Cookie Cutter Books on Ministry Aren’t the End All and Be All for Ministry Success
May 30, 2012 Leave a comment
There are thousands of books out there about ministry: how to do it, church growth, small groups, Bible class, and so much more. It is important that we don’t view the work and words of others as something to press down on our congregation like a cookie cutter and expect a similar shaped cookie to emerge. Instead, ministry books become one voice in a larger conversation about what effective ministry can look like in a given congregation, under a given leadership, with a particular church culture, at a particular point in time. That means effective ministry will also be watching and listening to other local ministers, bouncing ideas through email, twitter and facebook with guys doing similar things, and prayer and listening for God’s guidance. Jesus didn’t teach his disciples how to minister by handing them a book. They lived it out together.
Sometimes we assume success in someone else’s ministry can be guaranteed in ours if we just duplicate their efforts. There is no such guarantee. That is a false assumption that often comes with books on ministry. Mimicking someone else’s effective ministry is almost never the way to go. You can learn some great principles and gather some good ideas from watching those who are gifted but it cannot be our goal to be miniature versions of well known ministers we may never even meet.
Many of you have faced this issue before. You picked up the latest, greatest book on ministry. You tried a few things out and quite possible had minimal success. There are a number of reasons for this:
What is accepted, empowered, and pushed by one set of leaders won’t necessarily be as quickly embraced by another set of leaders. It is easy to get resentful when this happens but don’t. Count yourself blessed that God has given the congregation the men who are serving as elders. They may see issues you haven’t picked up on yet. Be patient with them. Their inability to get onboard with a particular vision of how something might look doesn’t mean we need to fight our elders or wish they were anyone they aren’t. We don’t need to think they should be like the guys across the street. They just have a different style and different priorities and we have to respect that.
Chances are you have a different skill set than the guy who wrote the book you like so much. You may not be skilled to do all the things just as they are laid out in the book. It may not be a fit for you. That is not a bad thing. It just may make sense out of why you struggle to implement and maintain some of the specifics. Some of us are better at implementing change than maintaining it and others better at maintenance than innovation. Also, what works in a mega church with a few dozen on staff won’t look the same in a church with a staff of 2-3.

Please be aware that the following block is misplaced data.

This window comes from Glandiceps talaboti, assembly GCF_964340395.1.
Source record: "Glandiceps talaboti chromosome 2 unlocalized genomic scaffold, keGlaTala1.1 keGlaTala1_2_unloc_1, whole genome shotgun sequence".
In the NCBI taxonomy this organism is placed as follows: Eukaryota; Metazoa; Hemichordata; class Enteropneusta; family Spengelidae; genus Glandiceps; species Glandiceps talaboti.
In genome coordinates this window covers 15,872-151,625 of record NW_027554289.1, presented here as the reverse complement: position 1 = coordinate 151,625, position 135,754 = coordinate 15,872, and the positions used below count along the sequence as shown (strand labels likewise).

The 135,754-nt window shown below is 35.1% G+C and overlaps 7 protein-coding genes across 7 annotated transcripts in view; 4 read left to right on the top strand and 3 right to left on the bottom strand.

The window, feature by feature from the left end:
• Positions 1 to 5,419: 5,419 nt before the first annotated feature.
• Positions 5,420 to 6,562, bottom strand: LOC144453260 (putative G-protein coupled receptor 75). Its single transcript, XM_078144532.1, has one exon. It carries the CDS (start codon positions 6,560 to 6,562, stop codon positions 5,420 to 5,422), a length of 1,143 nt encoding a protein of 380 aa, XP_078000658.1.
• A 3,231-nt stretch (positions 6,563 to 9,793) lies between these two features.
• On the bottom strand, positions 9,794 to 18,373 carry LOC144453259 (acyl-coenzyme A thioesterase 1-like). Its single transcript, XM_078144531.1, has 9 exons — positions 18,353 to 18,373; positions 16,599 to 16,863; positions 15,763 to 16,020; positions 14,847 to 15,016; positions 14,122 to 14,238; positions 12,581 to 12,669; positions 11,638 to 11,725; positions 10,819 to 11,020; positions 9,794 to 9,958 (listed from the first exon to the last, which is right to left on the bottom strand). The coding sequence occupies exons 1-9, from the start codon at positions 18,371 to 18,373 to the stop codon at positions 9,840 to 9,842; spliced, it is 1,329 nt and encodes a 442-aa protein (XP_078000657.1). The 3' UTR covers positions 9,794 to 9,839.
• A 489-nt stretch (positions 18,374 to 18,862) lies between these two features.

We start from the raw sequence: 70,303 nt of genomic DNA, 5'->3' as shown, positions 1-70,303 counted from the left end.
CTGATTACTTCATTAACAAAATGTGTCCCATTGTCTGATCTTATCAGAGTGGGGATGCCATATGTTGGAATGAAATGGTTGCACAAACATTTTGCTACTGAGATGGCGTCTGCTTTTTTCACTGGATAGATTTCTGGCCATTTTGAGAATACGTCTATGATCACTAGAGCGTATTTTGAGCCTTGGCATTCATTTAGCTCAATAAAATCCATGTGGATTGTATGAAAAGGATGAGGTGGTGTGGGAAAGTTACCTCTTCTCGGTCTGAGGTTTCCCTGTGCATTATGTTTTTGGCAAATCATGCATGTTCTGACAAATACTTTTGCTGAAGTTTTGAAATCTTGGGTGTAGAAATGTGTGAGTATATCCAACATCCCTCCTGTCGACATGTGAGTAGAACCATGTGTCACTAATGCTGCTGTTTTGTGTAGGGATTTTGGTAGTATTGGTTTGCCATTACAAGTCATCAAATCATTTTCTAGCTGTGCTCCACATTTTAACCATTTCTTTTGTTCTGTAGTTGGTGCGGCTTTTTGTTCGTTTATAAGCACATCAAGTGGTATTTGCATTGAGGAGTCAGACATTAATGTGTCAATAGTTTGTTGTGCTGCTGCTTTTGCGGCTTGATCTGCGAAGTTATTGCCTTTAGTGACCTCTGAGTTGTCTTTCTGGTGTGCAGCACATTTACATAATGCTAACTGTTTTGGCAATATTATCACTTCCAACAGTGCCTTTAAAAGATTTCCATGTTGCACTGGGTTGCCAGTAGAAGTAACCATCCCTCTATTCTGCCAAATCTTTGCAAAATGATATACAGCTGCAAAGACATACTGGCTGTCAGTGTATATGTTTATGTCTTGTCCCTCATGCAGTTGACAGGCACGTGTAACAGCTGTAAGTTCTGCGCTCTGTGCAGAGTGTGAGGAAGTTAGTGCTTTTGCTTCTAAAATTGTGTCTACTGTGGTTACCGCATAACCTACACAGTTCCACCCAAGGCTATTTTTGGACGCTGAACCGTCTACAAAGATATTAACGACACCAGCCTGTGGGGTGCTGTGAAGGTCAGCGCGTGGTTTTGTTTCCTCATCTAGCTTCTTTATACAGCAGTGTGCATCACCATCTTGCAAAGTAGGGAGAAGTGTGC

Different congregational context:
The congregation and community you live and work in is probably different than the setting of the ministry described in the book. What works for a booming campus ministry in one town may not work in a small town with a commuter campus. What works with young adults in Atlanta may not look the same in Iowa. What you read is working here or there may not make any sense at all for where you worship. You must be mindful and respectful of those you minister to. It can be easy to spend more time reading books about ministry by people you don’t even know than actually ministering to the real people all around you. Remember, God is the one who equips us to do good works that He has prepared in advance for us to do (Eph 2:10) so it is imperative that we don’t miss those opportunities.
Techniques Often Don’t Account for the Work of God/Spirit
It is tempting to view congregations and ministry through more of a corporate lens than a spiritual lens. You might almost think we thought all of this was up to us and rose and fell based on our abilities alone. There is an X Factor in ministry that you just can’t account for. It is God and the work of the Holy Spirit. There is no way to effectively include this in a ministry template because an author cannot account in advance for the specific ways God is going to work in any given situation. Because it cannot be quantified or an “X” be put on the spot where God is supposed to show up and what that is supposed to look like it often gets left out. We all give an effort but it is God who makes things grow (1 Cor 3:6-7).
So what can you learn from ministry books?
You can certainly learn general truths and principles that can guide you through your own process in how you use your gifts in your own congregational context. This influences how we read about someone else’s ministry experience. We aren’t looking to live out the same story as they did. We are listening in on their story to see what impact it might have on our own or on the people we minister to.
You can read about what some of the most gifted ministers around share what has worked for them. That is a blessing for sure. However, it is better to read these books as a peer around the table rather than sit at their feet as a pupil. Let me give you an example. There is a difference in preparing for a sermon by picking up all the commentaries first and then forming conclusions about the text than studying the text for yourself and then consulting the commentaries. The same is true with reading books about ministry. It changes your position as listener when you have done the hard work first. You listen differently. You also have a better idea of what to accept and what to reject. This is one reason it is so important that ministry students do more than take classes. They need to be doing ministry along the way so they see how the pieces fit together in real time.
Let me end by asking a few questions:
- What have you found helpful with books about ministry and where do you feel they miss the mark?
- What are the most helpful ones you have read?